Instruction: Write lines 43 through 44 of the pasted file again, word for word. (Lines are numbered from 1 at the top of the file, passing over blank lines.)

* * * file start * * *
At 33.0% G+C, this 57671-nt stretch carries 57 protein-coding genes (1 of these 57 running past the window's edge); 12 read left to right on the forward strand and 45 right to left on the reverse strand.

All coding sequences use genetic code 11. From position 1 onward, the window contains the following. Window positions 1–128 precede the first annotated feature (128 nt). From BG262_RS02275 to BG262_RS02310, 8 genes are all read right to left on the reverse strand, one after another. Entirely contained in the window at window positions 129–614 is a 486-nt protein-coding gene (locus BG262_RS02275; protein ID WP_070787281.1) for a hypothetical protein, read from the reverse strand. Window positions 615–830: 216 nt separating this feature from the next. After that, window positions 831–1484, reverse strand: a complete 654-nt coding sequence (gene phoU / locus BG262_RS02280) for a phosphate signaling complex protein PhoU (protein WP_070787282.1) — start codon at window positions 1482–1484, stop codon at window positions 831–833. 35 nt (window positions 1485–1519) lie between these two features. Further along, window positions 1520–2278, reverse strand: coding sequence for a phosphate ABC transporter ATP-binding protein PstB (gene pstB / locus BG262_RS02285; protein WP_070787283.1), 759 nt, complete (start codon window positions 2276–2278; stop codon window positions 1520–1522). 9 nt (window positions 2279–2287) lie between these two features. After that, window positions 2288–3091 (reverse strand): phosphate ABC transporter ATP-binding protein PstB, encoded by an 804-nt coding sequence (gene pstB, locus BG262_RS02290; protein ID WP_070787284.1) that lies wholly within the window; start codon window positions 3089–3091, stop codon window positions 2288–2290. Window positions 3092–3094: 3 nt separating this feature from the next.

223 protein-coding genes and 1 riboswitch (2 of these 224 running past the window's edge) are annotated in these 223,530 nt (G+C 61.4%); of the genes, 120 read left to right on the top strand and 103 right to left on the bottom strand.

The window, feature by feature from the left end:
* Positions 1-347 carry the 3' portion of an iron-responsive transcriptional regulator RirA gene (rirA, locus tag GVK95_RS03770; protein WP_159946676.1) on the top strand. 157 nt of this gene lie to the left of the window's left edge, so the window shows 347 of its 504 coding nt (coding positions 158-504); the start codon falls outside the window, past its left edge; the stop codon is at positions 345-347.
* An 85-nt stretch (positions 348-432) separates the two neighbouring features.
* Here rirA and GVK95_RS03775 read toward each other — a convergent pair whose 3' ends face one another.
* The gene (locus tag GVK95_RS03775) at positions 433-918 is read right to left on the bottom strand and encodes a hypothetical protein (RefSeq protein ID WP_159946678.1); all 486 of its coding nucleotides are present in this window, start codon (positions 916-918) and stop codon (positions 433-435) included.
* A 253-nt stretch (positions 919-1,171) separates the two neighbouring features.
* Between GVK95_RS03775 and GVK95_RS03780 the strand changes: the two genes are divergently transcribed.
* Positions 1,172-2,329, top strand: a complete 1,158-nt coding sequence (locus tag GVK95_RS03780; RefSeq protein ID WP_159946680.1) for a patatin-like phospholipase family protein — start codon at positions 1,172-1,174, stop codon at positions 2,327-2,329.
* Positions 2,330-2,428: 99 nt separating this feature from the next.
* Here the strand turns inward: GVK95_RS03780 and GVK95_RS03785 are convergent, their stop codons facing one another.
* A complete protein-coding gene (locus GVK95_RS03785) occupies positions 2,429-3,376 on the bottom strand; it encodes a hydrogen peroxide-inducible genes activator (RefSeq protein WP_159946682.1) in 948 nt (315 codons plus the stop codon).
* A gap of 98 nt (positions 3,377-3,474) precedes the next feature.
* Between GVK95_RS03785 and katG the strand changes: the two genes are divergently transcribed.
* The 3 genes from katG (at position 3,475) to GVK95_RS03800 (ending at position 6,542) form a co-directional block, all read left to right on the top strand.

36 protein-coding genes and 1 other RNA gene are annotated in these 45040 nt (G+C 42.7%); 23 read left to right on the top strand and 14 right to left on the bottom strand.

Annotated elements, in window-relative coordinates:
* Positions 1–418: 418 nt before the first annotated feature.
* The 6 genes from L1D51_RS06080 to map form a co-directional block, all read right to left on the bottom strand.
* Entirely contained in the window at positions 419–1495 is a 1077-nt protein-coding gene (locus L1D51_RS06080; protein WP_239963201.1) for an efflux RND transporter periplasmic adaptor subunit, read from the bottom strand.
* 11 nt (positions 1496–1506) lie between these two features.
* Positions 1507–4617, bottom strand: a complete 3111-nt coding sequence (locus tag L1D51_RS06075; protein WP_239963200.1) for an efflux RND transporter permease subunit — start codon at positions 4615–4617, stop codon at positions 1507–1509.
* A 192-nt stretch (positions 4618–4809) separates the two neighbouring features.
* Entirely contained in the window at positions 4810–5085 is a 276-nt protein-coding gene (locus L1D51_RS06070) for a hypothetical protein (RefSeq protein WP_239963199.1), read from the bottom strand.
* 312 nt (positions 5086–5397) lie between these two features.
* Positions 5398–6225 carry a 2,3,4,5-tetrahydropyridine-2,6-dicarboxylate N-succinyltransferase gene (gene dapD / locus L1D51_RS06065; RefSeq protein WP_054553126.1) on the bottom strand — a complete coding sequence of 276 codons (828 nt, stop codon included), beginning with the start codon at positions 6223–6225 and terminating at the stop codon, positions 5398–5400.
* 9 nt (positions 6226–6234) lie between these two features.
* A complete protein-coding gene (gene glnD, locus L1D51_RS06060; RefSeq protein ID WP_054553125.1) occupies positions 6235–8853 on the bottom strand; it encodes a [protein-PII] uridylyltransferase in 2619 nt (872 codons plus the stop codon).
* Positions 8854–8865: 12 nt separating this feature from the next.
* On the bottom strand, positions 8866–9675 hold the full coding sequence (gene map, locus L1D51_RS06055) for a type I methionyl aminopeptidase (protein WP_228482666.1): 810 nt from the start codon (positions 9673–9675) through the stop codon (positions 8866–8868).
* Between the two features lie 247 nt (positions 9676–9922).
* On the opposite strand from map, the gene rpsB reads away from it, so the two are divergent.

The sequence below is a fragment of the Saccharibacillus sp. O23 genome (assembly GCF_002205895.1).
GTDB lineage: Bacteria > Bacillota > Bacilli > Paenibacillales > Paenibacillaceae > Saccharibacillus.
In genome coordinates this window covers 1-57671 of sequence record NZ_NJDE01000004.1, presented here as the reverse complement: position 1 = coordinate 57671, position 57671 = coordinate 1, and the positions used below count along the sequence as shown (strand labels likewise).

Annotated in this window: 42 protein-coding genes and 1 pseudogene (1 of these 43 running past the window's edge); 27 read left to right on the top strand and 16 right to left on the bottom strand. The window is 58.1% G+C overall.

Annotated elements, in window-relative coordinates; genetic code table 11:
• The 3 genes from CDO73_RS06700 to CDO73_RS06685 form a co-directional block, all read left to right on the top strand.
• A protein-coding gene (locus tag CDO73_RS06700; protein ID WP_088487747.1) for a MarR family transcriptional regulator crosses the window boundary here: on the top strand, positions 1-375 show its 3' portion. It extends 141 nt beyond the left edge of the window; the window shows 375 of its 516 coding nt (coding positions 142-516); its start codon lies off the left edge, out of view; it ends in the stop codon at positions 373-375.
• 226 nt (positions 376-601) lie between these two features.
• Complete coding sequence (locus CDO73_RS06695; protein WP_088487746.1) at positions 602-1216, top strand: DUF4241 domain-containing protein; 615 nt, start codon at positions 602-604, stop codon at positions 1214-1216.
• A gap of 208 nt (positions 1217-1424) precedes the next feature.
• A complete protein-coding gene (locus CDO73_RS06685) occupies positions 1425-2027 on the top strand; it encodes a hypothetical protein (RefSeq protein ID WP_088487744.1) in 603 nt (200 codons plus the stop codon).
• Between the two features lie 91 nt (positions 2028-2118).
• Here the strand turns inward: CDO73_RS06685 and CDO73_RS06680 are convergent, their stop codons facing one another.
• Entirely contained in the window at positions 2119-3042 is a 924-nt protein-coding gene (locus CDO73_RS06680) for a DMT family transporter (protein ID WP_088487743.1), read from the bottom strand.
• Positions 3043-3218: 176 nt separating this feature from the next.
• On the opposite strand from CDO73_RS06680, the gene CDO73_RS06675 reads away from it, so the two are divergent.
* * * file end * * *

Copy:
• Complete coding sequence (locus CDO73_RS06695; protein WP_088487746.1) at positions 602-1216, top strand: DUF4241 domain-containing protein; 615 nt, start codon at positions 602-604, stop codon at positions 1214-1216.
• A gap of 208 nt (positions 1217-1424) precedes the next feature.